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From the # 1 New York Times bestselling author of Eat, Pray, Love and The Signature of All Things, a delicious novel of glamour, sex, and adventure, about a young woman discovering that you don't have to be a good girl to be a good person.
Named a Most Anticipated Book of 2019 by Oprah.com, Real Simple, Buzzfeed, Cosmopolitan, GoodReads, PureWow, Vulture, The Millions and more.
"Life is both fleeting and dangerous, and there is no point in denying yourself pleasure, or being anything other than what you are."
Beloved author Elizabeth Gilbert returns to fiction with a unique love story set in the New York City theater world during the 1940s. Told from the perspective of an older woman as she looks back on her youth with both pleasure and regret (but mostly pleasure), City of Girls explores themes of female sexuality and promiscuity, as well as the idiosyncrasies of true love.
In 1940, nineteen-year-old Vivian Morris has just been kicked out of Vassar College, owing to her lackluster freshman-year performance. Her affluent parents send her to Manhattan to live with her Aunt Peg, who owns a flamboyant, crumbling midtown theater called the Lily Playhouse. There Vivian is introduced to an entire cosmos of unconventional and charismatic characters, from the fun-chasing showgirls to a sexy male actor, a grand-dame actress, a lady-killer writer, and no-nonsense stage manager. But when Vivian makes a personal mistake that results in professional scandal, it turns her new world upside down in ways that it will take her years to fully understand. Ultimately, though, it leads her to a new understanding of the kind of life she craves - and the kind of freedom it takes to pursue it. It will also lead to the love of her life, a love that stands out from all the rest.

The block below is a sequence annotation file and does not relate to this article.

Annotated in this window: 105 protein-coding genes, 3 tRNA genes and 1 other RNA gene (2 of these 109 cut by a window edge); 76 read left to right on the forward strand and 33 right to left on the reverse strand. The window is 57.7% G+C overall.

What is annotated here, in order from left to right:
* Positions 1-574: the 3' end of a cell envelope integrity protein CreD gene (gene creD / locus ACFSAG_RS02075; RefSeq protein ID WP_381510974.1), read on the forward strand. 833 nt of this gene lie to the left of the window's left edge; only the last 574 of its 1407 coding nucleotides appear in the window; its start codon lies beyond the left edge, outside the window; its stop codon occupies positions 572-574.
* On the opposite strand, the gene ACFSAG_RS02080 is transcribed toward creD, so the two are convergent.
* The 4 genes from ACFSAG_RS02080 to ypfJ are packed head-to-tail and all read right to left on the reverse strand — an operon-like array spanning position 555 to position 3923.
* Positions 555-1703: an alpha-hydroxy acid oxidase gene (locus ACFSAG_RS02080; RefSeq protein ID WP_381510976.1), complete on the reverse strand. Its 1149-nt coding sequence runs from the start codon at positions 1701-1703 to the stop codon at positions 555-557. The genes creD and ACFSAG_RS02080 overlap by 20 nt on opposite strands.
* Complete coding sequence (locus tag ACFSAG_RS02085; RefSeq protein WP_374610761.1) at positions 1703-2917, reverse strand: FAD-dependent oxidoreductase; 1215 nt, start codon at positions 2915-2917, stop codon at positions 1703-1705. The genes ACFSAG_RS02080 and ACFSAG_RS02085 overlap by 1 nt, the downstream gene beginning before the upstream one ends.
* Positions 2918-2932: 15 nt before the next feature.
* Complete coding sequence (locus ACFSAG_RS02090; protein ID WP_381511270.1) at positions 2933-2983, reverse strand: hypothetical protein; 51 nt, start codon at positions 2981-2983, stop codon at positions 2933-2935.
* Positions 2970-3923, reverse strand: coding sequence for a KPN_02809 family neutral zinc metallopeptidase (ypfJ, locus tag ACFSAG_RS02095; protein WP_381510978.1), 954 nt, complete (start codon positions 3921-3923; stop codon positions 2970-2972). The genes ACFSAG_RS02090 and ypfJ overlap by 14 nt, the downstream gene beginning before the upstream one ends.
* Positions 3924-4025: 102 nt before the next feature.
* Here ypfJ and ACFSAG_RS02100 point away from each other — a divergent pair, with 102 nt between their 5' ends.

Now eighty-nine years old and telling her story at last, Vivian recalls how the events of those years altered the course of her life - and the gusto and autonomy with which she approached it. "At some point in a woman's life, she just gets tired of being ashamed all the time," she muses. "After that, she is free to become whoever she truly is." Written with a powerful wisdom about human desire and connection, City of Girls is a love story like no other.
About the Author
ELIZABETH GILBERT is the number one New York Times bestselling author of Big Magic and Eat, Pray, Love, as well as several other internationally bestselling books. She has been a finalist for the National Book Award, the National Book Critics Circle Award, and the PEN/Hemingway Award. Her latest novel, The Signature of All Things, was named a best book of 2013 by The New York Times, O: The Oprah Magazine, The Washington Post, the Chicago Tribune, and The New Yorker.
Praise for City of Girls:
"Reading City of Girls is pure bliss, thanks to its spirited characters, crackling dialogue, rollicking yet affecting story lines, genuinely erotic scenes, and sexual intelligence, suspense, and incisive truths."—Booklist, starred review
"Delightful…Terrific characters, gorgeous clothing, great one-liners, convincing wartime atmosphere, and excellent descriptions of sex…Don't miss out on her wonderful novels any longer." –Kirkus Reviews, STARRED REVIEW
"Gilbert takes us to New York City in the glamorous 1940s, where the sex was plentiful and showgirls just wanted to have fun."—Oprahmag.com
"Gilbert’s fiction—especially as it deals with the unlikely routes women take when the familial mold is shattered—is where it’s really at…City of Girls, about young women in the sparkling and salacious theater world of 1940s New York, looks to be another story about the barriers women face—and catapult—while pleasure-seeking."—Vulture
"The perfect summer read."—Hello Giggles
"[R]ich with memorable characters."—BuzzFeed News
"A new book from [Gilbert] is a major literary event. And this novel is an event—a sexy, scandalous love story set in the 1940s NYC theater world. Can’t wait."—LitHub
"City of Girls is the beautiful, poignant story of what it takes to live the life you truly want."—Bookbub
"A novel exploring themes of female sexuality and promiscuity in the 1940s, written by the author of Eat, Pray, Love? Sign me TF up." –Cosmopolitan.com